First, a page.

April 20, 2006
At least that's what they want you to think. The likelhood that Karl Rove will give up any substantial amount of power in the White House is minimal at best. No doubt, the new chief of staff Josh Bolten wants to be in charge of policy-making, and President Bush wants to make every gesture to make it seem that way. The question is whether Bush and others in the White House have recognized that there is a big difference between what is necessary to win elections (politics) and what is necessary to run a government (policy). The Clinton White House had the same problem, and was often criticized for being in "perpetual campaign mode" under James Carville. In the Washington Post, Dan Balz interprets this to mean that the White House is in "survival mode." I think that is going a bit far. I am by no means a huge fan of Mr. Bush, and [even though] I give him credit for his determination to carry on in the war against Islamo-fascism, I never expected that much from him in terms of domestic policy. I will give him this, however: He has shown a consistent ability to bounce back from adversity and surprise critics by exceeding their low expectations of him. I'm not banking on a spectacular comeback in his last three years, but he may just end up with a more-or-less satisfactory job performance -- as long as he listens to conservative critics and stops relying first and foremost on Karl Rove.
I figured this would be a good moment to check out Talking Points Memo for the first time in a while; Josh Marshall observes: "unless I'm missing something, this 'shake-up' has yet to see anyone actually penetrate the Bush White House bubble." He also thinks it's strange that no replacement for McClellan has been announced. A caller to Rush Limbaugh said he should take the job, and of course Rush demurred on the grounds he wouldn't take the pay cut. According to the Washington Post, former Rush fill-in and current Fox News host Tony Snow is a leading candidate, as is Pentagon spokesman Dan Senor, who recently married NBC political correspondent Campbell Brown. Either of those guys would be just fine, I think.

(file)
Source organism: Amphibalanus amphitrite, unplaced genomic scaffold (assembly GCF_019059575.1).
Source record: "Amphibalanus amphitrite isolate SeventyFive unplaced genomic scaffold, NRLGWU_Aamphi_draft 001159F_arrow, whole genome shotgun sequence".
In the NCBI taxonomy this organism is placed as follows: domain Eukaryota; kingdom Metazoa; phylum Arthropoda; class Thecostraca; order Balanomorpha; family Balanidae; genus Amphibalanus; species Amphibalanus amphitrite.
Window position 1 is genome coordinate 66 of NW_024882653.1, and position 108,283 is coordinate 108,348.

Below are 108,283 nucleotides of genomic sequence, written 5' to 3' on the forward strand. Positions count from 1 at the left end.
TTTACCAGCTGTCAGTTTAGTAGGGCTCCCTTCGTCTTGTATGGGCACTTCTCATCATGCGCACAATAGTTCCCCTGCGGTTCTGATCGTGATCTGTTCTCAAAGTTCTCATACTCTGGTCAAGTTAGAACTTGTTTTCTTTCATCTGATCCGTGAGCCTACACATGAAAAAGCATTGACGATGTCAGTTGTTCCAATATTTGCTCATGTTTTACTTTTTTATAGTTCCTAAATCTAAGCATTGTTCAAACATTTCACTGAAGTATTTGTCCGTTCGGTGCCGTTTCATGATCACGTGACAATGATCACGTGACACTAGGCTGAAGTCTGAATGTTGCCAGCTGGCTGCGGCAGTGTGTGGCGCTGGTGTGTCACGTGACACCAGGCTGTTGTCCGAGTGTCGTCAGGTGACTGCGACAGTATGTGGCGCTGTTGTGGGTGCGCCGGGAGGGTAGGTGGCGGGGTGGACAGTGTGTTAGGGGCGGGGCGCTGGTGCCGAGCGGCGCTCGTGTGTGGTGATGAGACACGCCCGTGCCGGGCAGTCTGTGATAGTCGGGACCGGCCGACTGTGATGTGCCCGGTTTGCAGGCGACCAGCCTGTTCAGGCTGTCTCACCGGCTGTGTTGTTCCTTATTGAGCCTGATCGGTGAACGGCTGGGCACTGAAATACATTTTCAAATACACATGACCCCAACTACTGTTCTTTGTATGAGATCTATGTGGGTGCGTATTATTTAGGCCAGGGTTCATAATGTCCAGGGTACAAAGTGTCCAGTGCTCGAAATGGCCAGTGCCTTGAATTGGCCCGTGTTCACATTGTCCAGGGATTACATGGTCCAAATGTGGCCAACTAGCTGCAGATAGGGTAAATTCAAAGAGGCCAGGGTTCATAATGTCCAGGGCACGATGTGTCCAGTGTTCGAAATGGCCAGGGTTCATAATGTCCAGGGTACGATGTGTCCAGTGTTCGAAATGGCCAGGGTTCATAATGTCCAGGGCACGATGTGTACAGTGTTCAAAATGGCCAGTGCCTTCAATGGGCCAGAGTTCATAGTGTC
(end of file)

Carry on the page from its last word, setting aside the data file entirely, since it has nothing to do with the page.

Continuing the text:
I briefly thought about attending the annual political whoop-dee-do down in Wakefield, Virginia, but decided I'm just not well [enough] versed in what's going on in the Old Dominion to make it worth my while. It is a bipartisan tradition that was intended to get everyone together in a friendly, informal atmosphere, hopefully overcoming the bitterness and distrust of politics as usual. Given the unfathomable showdown in Richmond between Republicans in the Senate and Republicans in the House of Delegates right now, there must have been a lot of whispering and intrigues going on among the politicos. The Washington Post reported that the event was dominated by a big George Allen contingent, and the photos on Steve Kijak's Right Side Va blog confirm that.
* For you folks in Rio Linda, shad is a fish related to the herring that spends most of the year along the Atlantic coast, but heads upstream to spawn in rivers every spring, when they are easiest to catch. It is tasty but bony, which is apparently why it is cooked over charcoal between wooden planks, so that the meat will come off more easily. Also, shad roe (eggs, like caviar) is a popular delicacy. For more, see The Founding Fish, by John McPhee. [See amazon.com.]